Updated 2015-02-16


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Experience-based   improvement
  Problem diagnosis
  Diagnosis applied at B&K
  Seminars / Presentations
  Reports / Papers

Defect analysis

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Reports and Papers

1. BOOTSTRAP 3.0: Software Process Assessment Methodology (1998), Bicego A., M. Khurana, P. Kuvaja, Proceedings of the SQM'98.

2. Capability Maturity Model for Software, Version 1.1, 93-TR-024 (1993), Paulk M.C., B. Curtis, M.B. Chrissis, and C.V. Weber, Software Engineering Institute, Pittsburgh, Pennsylvania.

3. Experience-Based Approaches to Process Improvement (2000), Vinter O. - Proceedings of the Thirteenth International Software Quality Week, Software Research, San Francisco, USA. (Presentation slides)

4. Improving Software Organizations: From Principles to Practice (2002), Mathiassen L. e.a. eds. Addison-Wesley Crystal Series. Foreword by Bill Curtis.

5. Using Defect Analysis as an Approach to Software Process Improvement (2001), Vinter O. - Otto Vinter, Software Engineering Mentor, 2630 Taastrup.

Experience-based Software Process Improvement

At Brüel & Kjær I was responsible for a number of software process improvement projects. Focus in these was how to make software development processes more effective with the aim to reduce the number of errors and improve the predictability in software development.

The improvement projects were all based on the knowledge and experiences already present in the organisation. The improvement results were validated through BOOTSTRAP [1] assessments. The principles in this experience-based approach to software process improvement will be described below.

Problem Diagnosis

The approach that most companies choose to base their software process improvements (SPI) on is to adopt one of the well-known models of software maturity (BOOTSTRAP [1] or CMM [2]). Improvement actions follow a predefined model where a company's processes are improved on a broad scale, with the aim to move the company to higher levels of maturity.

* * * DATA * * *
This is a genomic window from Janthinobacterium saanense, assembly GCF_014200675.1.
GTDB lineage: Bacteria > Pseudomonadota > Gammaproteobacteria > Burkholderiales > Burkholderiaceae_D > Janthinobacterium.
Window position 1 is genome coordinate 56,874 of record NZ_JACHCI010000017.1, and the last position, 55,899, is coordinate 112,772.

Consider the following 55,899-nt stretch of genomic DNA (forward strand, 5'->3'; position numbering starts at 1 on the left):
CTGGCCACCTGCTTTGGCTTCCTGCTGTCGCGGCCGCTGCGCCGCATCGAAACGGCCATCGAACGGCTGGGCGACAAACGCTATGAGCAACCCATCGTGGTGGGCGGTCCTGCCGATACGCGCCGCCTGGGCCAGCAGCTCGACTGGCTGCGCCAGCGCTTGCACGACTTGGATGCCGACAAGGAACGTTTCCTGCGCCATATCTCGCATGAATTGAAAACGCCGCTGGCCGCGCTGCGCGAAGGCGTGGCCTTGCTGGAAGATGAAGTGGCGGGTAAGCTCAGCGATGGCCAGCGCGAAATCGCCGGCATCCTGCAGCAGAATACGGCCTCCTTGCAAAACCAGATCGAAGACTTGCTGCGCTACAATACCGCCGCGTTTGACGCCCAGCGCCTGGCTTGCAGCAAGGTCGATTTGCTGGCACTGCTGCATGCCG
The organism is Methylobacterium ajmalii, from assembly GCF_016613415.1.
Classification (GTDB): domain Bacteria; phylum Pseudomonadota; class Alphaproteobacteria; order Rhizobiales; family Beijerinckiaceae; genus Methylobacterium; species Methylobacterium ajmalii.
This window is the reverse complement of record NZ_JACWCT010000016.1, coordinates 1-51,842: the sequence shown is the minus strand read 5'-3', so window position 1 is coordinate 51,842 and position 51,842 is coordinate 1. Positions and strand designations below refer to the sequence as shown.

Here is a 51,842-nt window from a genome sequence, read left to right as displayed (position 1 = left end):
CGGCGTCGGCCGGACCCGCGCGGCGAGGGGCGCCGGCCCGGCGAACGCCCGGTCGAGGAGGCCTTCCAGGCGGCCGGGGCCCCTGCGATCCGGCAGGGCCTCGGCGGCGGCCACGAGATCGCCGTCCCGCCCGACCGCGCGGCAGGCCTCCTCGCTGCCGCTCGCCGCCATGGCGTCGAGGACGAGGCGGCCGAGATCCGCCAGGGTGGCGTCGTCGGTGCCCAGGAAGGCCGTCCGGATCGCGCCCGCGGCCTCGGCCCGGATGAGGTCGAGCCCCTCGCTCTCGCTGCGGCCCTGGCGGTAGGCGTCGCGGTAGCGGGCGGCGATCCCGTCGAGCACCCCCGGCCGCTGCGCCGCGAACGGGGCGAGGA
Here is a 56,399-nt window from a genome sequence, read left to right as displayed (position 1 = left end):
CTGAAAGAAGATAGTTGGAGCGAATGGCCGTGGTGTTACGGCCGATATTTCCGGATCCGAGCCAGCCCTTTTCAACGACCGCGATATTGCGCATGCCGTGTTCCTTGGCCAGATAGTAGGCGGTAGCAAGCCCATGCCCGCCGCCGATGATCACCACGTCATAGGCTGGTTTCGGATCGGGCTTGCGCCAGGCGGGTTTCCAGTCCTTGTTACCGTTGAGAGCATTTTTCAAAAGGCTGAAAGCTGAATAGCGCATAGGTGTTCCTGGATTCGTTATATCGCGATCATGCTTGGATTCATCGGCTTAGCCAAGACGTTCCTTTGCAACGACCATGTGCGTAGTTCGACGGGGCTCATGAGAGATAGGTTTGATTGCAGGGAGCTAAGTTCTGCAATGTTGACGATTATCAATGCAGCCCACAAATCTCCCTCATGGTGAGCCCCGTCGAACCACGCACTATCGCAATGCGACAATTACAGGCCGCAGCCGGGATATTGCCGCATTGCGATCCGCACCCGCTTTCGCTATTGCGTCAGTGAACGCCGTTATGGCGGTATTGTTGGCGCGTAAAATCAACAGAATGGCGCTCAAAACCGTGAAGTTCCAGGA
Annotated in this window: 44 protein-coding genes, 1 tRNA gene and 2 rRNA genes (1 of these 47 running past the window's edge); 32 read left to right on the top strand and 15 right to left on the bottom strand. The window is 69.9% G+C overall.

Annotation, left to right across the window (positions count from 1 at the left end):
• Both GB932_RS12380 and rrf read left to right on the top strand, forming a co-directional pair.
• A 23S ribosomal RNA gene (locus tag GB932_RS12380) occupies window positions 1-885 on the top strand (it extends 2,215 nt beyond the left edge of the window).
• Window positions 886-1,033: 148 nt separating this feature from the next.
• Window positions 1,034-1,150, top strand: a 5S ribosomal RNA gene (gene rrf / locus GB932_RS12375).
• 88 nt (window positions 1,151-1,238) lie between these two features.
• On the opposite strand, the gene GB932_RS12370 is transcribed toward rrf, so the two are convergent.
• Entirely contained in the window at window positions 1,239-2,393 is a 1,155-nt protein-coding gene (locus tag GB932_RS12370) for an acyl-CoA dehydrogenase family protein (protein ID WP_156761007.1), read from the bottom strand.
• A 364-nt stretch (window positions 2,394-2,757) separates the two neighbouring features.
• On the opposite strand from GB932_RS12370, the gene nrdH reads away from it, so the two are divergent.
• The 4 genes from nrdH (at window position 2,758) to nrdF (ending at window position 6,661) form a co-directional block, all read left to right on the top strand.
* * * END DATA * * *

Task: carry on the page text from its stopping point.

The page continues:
A fundamentally different approach to SPI is an experience-driven one, based on knowledge and experience that is already available in the organisation. The approach is based on various "problem diagnosis" techniques, which aim at identifying the most important (process) issues as perceived by the organisation. Focused improvement actions to remove these issues are then planned and implemented in close collaboration with the powerful actors in the organisation.

Examples of such problem diagnosis techniques are: Analysis of error reports (defect analysis), project progress reports, or post-mortem reports, as well as focused (self-)assessments, and structured interviews with different types of persons in the organisation (project managers, developers, testers etc.).

For companies at the lower maturity levels in the assessment-based maturity models, we have found, that experience-based improvement techniques are both simpler to perform and more effective as motivators in the execution of process improvement activities. When you compare the problem diagnosis techniques and their results with assessments we conclude the following: